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Fran McCaffery says his sophomore point guard is playing like a veteran

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IOWA CITY, Ia. — The biggest test of Christian Williams’ young career comes Thursday night.

Iowa’s sophomore point guard has been praised this season for being more confident, more aggressive, more capable.

Seton Hall will be the judge of all that.

“They’re a really physical team that will try to get up into you, try to force you to make turnovers and try to play crazy,” Williams said Wednesday. “We’re going to try to play calm as much as possible.”

The Pirates and Hawkeyes are both 2-0 heading into the 8 p.m. matchup at Carver-Hawkeye Arena that will be televised by the Big Ten Network. Neither has played a major-conference opponent, however. So this will be the first barometer for a pair of markedly different teams that both reached the NCAA Tournament last spring.

Seton Hall returns four starters from a 25-9 squad. The Hawkeyes have only Peter Jok back in the starting lineup after going 22-11 a year ago.

Nowhere is the contrast starker than at point guard. The Pirates added Madison Jones as a graduate transfer from Wake Forest, a pesky veteran who recorded 34 steals two years ago but missed last season after being dismissed from the Demon Deacons.

Williams sat behind two veteran point guards last season, appearing in 20 games and scoring only 24 points. In his first two games as a starter last week, he had nine assists against two turnovers. That was promising, but this game will be punishing.

“Sometimes I want him to be more selfish and look for himself a little bit more,” McCaffery said of Williams, who scored five points in the opening two games. “He's played like a veteran, even though he doesn't have a ton of experience.”

Williams threw down a highlight-reel alley-oop dunk in Iowa’s season-opening win, an early sign that he will be more than a facilitator. But it came with a price — he aggravated a lingering back injury in the process and had to sit for most of the second half. Williams said he’s been dealing with sporadic back tightness since the summer, but is nearly 100 percent and will be fine to play Thursday.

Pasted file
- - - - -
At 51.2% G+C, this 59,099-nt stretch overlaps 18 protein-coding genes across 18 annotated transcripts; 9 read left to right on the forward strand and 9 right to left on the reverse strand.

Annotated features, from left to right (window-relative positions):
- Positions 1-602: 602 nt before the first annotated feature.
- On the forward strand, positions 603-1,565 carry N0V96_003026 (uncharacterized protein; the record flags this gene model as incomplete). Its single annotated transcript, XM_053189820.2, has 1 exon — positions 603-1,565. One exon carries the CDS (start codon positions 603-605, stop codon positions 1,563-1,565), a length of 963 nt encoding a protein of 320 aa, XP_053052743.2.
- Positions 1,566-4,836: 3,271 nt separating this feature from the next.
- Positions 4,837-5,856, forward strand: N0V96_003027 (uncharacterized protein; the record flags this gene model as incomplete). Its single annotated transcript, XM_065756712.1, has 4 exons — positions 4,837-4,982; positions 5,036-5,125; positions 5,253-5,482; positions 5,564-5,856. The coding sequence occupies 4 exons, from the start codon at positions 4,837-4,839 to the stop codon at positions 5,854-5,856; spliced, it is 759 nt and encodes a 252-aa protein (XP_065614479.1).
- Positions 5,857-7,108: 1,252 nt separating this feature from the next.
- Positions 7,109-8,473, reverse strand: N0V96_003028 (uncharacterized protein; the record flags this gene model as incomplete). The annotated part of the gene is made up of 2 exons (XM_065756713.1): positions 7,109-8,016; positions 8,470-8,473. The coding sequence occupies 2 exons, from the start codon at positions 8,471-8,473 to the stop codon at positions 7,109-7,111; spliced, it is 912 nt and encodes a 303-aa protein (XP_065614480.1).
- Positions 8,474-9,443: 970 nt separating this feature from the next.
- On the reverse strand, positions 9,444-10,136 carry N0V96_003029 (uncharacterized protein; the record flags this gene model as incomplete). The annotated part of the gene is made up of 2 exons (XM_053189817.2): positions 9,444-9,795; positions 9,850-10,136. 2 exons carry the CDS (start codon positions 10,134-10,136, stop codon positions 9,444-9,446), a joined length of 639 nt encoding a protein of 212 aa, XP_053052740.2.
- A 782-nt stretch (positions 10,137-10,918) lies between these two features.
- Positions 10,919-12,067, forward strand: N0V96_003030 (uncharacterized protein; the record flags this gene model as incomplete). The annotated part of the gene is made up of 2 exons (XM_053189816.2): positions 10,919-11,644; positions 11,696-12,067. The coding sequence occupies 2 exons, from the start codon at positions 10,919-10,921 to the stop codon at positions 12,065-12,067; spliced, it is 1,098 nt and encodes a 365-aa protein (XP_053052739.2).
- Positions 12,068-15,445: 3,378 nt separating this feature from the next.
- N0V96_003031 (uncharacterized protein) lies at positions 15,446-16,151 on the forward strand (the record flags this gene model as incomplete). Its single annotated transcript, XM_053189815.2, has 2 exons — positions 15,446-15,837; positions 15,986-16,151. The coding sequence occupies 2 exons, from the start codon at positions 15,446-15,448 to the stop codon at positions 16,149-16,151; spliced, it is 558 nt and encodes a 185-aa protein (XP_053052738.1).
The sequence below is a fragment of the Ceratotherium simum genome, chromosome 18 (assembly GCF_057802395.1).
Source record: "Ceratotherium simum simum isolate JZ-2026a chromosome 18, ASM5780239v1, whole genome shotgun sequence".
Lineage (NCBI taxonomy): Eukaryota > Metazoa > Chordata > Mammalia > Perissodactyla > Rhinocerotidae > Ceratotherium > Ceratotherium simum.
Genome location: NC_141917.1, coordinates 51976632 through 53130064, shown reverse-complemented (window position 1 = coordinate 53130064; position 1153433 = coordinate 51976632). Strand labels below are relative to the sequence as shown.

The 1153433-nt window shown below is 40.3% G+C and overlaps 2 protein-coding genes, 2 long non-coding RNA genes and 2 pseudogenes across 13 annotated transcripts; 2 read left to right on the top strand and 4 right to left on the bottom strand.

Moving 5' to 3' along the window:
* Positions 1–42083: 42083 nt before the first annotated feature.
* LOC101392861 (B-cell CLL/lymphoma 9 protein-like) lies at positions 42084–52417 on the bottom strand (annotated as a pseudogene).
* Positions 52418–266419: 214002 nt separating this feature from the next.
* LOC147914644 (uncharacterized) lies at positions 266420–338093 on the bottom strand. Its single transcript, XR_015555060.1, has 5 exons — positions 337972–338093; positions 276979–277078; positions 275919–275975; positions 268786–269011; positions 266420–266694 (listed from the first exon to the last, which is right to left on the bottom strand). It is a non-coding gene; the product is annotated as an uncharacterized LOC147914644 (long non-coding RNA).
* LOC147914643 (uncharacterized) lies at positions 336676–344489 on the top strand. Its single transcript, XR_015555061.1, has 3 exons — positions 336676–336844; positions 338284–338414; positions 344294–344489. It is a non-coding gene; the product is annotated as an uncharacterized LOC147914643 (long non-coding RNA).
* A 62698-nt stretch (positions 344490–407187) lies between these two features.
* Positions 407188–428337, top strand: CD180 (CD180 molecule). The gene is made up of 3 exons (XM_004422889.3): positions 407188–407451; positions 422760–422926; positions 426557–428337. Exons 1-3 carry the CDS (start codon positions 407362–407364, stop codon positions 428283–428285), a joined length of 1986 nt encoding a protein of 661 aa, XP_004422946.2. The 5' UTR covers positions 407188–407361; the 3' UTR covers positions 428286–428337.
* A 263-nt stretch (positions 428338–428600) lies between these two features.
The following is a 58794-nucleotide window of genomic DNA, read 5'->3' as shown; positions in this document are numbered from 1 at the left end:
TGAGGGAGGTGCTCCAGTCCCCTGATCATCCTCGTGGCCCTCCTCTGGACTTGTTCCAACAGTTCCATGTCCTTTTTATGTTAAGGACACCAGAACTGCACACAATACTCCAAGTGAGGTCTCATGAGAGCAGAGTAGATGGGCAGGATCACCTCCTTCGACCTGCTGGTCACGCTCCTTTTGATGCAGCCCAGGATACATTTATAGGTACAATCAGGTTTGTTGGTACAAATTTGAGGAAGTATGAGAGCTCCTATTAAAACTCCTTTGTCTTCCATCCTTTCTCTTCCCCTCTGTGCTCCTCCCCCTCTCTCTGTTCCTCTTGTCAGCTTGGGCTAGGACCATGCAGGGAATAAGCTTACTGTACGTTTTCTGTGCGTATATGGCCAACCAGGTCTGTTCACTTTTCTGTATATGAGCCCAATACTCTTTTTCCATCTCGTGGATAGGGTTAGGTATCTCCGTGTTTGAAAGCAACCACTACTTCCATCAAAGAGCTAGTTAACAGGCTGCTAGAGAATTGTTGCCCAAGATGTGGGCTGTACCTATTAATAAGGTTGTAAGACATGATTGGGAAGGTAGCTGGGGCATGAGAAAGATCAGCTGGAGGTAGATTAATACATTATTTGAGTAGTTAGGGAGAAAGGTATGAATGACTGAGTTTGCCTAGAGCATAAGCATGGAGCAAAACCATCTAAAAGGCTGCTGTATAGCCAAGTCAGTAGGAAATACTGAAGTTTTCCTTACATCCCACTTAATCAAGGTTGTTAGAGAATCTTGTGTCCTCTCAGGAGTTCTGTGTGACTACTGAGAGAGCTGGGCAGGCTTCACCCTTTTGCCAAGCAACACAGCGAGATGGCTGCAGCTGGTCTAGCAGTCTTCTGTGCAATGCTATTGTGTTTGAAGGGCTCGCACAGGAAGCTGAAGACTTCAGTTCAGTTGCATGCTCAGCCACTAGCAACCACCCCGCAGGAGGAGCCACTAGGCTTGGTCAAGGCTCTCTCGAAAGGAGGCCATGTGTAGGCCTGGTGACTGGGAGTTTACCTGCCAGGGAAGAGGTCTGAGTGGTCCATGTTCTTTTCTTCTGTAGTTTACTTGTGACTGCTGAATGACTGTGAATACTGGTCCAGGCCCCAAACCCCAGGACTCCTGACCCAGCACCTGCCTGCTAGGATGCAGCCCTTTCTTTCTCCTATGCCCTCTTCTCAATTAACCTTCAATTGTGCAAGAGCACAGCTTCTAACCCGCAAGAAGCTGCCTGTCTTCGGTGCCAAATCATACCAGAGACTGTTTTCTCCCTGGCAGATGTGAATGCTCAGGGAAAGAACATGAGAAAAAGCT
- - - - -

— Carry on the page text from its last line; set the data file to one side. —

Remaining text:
That’s good news for his teammates. Iowa’s only other point guard is freshman Jordan Bohannon, who is averaging six points and 4.5 assists but would be hard-pressed to handle the bulk of the minutes against a Seton Hall team that starts four juniors and Jones.

“He’s become a lot more aggressive as of late. The more aggressive he gets, the better I think we’ll be,” Hawkeyes forward Tyler Cook said of Williams. “A lot of times he’s going to be bigger than other guards, so he can drive and get layups for himself, take open shots.”

Williams, at 6-foot-5, is three inches taller than Jones. That will be a familiar advantage for him. He’s more athletic and versatile than last year’s point-guard tandem of Mike Gesell and Anthony Clemmons. But he doesn’t have nearly their experience.

Williams is drawing on the leadership skills he developed as a quarterback from age 5 until he gave up football — with some prodding from his mother, Marla — to concentrate on basketball. He also got a pep talk in the offseason from assistant coach Kirk Speraw. The message: Believe in yourself.

“I kind of like to find other guys before myself. But they told me that if I want to be a pretty good player and kind of keep the defense on their toes, then I’ve got to find my own shot, too,” said Williams, a native of Decatur, Ill.

“That’s what I kind of leaned on in high school when other guys weren’t making shots. I kind of had to take over the game.”

Thursday’s matchup is part of the Gavitt Tipoff Games between Big East and Big Ten teams. The eight-game series is named after Dave Gavitt, who founded the Big East. Last season, Iowa won at Marquette in a Gavitt battle.

The Jones-Williams duel will be pivotal to the outcome, but certainly not the marquee pairing.

Jok, a senior shooting guard averaging 20 points per game, will contend with Seton Hall’s Khadeen Carrington. Carrington has made 9 of his 10 3-pointers this season and is scoring 22.5 points a contest.

“I think both of them realize that they’re going to have to work to guard the other guy. They’re both being asked by their team to score,” McCaffery said. “And I think that’s the challenge for anybody in that position, that sort of views themselves as an NBA prospect. You’ve got to play both ends.”

Iowa is expected to have senior forward Dale Jones available for the first time this season. He missed the first two games when his knee swelled after offseason surgery.

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